Director Alan Gilsenan recently launched “The Historical Dictionary of Irish Cinema” (Rowman and Littlefield, 2020), an important new book by Tony Tracy (Huston School of Film & Digital Media, NUI Galway) & Roddy Flynn (DCU) at the The Irish Film Institute is Ireland’s national cultural institution for film. It provides audiences throughout Ireland with access to the finest independent, ... More.
“The Historical Dictionary of Irish Cinema” represents a milestone in Irish film studies and is likely to become a key reference text for scholars and students. At over 600 pages it aims to offer the most comprehensive critical overview of Irish cinema from its beginnings to today; a span that stretches from the films of the New York Kalem company made in Killarney during the 1910’s and Ireland’s first cinema opened by James Joyce to the success of contemporary company such as Element Pictures is run by Ed Guiney and Andrew Lowe, with offices in Dublin and London, working across production, distribution, and exhibition. Element Pictu... More (whose achievements include Room, The Favourite; PALAS and Light House cinemas), the recent rebranding of the Fís Éireann/Screen Ireland (FÉ/SI) is the national development agency for Irish filmmaking and the Irish film, television and animation industry. as Screen Ireland and the blossoming of studio based international productions such as The Tudors and The Vikings. With over 500 separate entries on personalities, policies, and films, the dictionary offers an overview of the key creatives and government initiatives that have shaped our indigenous industry as well as offering critically informed commentary and connections by two of Ireland’s leading film scholars.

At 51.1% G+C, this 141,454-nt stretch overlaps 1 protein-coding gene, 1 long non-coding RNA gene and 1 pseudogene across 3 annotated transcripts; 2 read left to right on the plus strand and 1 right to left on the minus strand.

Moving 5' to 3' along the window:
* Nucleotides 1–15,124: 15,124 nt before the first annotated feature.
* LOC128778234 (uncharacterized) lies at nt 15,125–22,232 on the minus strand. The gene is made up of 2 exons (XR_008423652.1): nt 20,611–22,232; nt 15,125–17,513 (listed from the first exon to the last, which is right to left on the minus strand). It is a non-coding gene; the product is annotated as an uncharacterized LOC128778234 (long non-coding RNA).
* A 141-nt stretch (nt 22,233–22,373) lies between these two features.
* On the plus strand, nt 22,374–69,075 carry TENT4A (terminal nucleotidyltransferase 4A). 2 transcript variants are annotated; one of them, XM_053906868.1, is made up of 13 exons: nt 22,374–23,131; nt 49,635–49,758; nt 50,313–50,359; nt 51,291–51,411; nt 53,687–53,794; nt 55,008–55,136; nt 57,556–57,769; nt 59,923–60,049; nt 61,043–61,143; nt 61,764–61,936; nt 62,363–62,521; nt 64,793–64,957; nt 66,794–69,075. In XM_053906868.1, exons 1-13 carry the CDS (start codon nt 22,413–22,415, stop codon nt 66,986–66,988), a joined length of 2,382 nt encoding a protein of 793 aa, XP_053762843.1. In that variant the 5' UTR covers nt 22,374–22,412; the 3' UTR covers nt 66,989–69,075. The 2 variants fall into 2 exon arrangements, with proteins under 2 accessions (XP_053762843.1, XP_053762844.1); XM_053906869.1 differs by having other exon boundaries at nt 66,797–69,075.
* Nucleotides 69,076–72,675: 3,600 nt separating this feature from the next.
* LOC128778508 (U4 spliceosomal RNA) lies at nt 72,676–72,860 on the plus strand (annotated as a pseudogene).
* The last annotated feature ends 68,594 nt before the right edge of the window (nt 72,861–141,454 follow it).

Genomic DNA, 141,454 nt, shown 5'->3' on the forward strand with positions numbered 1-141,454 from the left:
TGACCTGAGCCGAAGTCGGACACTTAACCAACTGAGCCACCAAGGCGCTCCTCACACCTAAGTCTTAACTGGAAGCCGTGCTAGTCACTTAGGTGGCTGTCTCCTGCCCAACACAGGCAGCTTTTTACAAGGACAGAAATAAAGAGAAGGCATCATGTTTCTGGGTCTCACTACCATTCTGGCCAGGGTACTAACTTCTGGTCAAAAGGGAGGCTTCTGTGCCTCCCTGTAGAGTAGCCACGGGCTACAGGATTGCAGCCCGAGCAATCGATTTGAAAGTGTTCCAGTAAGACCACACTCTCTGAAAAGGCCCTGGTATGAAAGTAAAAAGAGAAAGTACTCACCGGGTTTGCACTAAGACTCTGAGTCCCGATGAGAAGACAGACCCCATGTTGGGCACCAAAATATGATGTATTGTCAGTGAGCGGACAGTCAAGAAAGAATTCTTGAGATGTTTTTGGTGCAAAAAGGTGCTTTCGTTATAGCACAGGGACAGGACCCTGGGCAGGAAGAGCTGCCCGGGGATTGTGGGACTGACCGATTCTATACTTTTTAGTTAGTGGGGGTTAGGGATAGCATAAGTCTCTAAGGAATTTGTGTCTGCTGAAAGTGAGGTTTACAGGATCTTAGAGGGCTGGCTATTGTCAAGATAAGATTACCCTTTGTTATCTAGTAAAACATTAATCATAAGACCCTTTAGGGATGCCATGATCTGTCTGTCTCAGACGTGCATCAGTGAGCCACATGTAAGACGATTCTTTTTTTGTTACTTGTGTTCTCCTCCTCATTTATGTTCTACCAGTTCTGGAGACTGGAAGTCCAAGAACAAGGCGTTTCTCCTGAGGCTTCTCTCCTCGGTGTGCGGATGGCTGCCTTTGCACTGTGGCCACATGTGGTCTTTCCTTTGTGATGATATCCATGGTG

At the launch, Gilsenan praised the unrivalled scope of the book and, describing its critical commentary as comprehensive, creative and generous, and admitted it had even helped him think about his own work as within the ‘second wave’ of Irish cinema identified by the authors. He further added that it belonged in all libraries where anyone with an interest in Irish cinema history would find much of interest and value.